Forskning ved Københavns Universitet - Københavns Universitet


Event driven adaptation, land use and human coping strategies: human-environment interaction in a smaller SWP island society

Publikation: KonferencebidragKonferenceabstrakt til konferenceForskning

The paper focuses on assessing the wider perspectives of adaptive resource management strategies in former subsistence agriculture societies in the SW Pacific. Firstly, we will briefly introduce the theoretical context related to the livelihood framework, adaptation to socio-environmental change and the concept of coupled human-environmental timelines. Secondly, with point of departure in a baseline characterization of Bellona Island derived from a comprehensive survey in the late 1960s and resent fieldwork in late 2006, we present the case of Bellona Island. Key issues addressed concern climatic events, population, agricultural strategies, land use, livelihood strategies, non-agricultural activities, etc. Satellite imagery and aerial photos show relative stability in agricultural land despite an increase in de facto population (51% from 1966-2006). A questionnaire survey of 48 households provide data on the entire household livelihood portfolio and reveal that the natural resources remains a widespread activity, yet increasingly supplemented by other income generating activities( ex. shop keeping, private business, government employment). Group interviews have been employed to reveal how local farmers perceive cause-effect relationships between societal and environmental events and their individual and collective management of resources. The coupled human-environment timelines are used to discuss ways in which the local communities' adaptive resource management strategies have been employed in the face of main drivers of change, incl. climatic and socio-economic changes in the recent past.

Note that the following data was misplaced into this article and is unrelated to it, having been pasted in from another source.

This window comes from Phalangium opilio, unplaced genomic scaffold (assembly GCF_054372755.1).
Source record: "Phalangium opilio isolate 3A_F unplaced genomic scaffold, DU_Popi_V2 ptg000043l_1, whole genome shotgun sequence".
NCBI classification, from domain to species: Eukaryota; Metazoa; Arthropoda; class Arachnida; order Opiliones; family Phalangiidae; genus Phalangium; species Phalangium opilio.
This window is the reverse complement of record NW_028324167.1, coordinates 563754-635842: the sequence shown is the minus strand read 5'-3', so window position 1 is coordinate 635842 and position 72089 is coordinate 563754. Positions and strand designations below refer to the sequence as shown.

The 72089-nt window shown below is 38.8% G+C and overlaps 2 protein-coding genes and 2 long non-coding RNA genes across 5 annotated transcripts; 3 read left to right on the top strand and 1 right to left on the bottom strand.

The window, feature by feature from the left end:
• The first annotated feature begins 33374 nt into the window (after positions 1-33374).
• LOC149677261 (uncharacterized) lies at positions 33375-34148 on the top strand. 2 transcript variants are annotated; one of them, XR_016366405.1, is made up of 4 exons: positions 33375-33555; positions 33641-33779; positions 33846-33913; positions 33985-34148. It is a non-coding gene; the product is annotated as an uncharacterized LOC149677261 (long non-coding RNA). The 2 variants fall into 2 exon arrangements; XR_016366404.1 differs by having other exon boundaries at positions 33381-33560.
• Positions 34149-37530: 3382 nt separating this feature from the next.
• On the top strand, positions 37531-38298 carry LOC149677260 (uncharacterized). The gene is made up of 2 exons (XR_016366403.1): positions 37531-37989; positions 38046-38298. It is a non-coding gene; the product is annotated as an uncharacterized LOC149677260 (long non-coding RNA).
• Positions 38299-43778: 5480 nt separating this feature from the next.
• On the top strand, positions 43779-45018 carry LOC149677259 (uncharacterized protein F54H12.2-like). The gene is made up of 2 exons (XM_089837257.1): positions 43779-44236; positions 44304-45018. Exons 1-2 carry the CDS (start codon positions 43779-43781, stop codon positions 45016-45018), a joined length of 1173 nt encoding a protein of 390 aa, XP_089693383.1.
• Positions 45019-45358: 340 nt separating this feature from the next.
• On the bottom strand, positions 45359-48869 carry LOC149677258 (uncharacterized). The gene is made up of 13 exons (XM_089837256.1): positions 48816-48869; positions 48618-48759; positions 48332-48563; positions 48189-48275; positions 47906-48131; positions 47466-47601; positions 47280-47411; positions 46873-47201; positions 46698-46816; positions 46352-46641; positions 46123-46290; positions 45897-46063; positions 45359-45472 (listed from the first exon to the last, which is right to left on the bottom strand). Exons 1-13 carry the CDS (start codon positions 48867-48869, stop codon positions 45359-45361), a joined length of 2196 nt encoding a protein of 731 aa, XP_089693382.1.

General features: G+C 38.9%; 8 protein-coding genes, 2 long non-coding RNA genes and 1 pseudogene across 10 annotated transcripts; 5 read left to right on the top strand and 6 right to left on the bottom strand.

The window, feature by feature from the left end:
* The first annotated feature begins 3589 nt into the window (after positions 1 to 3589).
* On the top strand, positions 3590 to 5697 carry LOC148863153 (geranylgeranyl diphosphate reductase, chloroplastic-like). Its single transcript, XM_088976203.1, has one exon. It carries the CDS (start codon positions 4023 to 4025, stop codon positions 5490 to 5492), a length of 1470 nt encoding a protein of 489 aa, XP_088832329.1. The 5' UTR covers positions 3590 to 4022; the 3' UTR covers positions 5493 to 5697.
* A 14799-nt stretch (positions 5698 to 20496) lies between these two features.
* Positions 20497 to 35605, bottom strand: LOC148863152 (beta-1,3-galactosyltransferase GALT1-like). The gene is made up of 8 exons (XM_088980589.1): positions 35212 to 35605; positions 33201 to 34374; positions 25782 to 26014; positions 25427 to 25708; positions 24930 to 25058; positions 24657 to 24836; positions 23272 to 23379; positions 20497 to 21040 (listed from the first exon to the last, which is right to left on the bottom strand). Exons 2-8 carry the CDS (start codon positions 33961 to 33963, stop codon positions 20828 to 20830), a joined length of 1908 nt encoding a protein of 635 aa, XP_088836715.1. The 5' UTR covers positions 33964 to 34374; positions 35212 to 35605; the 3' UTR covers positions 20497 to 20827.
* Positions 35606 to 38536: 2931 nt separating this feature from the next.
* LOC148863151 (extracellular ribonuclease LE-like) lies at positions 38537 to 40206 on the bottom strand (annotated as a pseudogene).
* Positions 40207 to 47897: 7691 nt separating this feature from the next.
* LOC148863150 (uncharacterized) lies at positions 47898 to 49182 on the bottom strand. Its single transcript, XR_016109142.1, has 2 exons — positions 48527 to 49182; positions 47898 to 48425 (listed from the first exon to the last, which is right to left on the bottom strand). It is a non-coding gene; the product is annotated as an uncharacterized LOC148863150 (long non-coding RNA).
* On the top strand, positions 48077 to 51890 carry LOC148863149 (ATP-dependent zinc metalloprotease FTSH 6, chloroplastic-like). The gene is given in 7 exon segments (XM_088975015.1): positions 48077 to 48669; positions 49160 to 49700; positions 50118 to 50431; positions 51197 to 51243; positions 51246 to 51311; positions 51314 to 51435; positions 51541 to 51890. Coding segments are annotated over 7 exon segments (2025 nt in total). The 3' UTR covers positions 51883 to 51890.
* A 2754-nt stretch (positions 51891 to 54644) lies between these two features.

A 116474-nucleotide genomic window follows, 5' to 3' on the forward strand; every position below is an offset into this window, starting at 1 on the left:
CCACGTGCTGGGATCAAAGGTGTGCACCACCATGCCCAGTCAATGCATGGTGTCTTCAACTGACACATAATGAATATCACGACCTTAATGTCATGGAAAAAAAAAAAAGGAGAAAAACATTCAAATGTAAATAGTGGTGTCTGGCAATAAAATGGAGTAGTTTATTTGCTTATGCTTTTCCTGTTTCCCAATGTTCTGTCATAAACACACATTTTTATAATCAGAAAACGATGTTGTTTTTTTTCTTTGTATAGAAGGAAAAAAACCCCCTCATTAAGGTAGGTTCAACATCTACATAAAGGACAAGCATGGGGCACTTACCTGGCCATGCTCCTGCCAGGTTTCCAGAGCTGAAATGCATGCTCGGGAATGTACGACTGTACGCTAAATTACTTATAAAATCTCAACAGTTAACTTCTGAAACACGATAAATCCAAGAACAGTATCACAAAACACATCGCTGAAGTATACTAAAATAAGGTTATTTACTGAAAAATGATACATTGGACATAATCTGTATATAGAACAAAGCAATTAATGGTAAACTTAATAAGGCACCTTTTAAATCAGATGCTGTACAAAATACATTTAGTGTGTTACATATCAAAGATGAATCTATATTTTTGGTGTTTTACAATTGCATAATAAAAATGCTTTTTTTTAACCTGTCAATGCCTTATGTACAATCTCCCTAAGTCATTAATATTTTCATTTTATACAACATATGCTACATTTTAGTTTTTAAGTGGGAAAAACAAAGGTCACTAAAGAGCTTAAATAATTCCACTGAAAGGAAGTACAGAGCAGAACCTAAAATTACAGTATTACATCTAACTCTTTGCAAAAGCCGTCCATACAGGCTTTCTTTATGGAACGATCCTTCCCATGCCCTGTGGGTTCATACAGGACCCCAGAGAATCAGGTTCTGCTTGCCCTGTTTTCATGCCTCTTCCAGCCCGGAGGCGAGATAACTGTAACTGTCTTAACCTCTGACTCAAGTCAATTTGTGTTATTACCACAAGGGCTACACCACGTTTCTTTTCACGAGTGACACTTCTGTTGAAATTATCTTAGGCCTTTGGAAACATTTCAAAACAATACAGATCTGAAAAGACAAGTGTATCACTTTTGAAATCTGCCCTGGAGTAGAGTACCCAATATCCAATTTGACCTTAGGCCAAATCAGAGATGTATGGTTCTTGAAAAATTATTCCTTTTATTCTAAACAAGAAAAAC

StatusUdgivet - 2007
BegivenhedLand systems science: Handling complex series of natural and socioeconomic processes - Tune, Danmark
Varighed: 25 okt. 200726 okt. 2007


KonferenceLand systems science: Handling complex series of natural and socioeconomic processes

ID: 6073096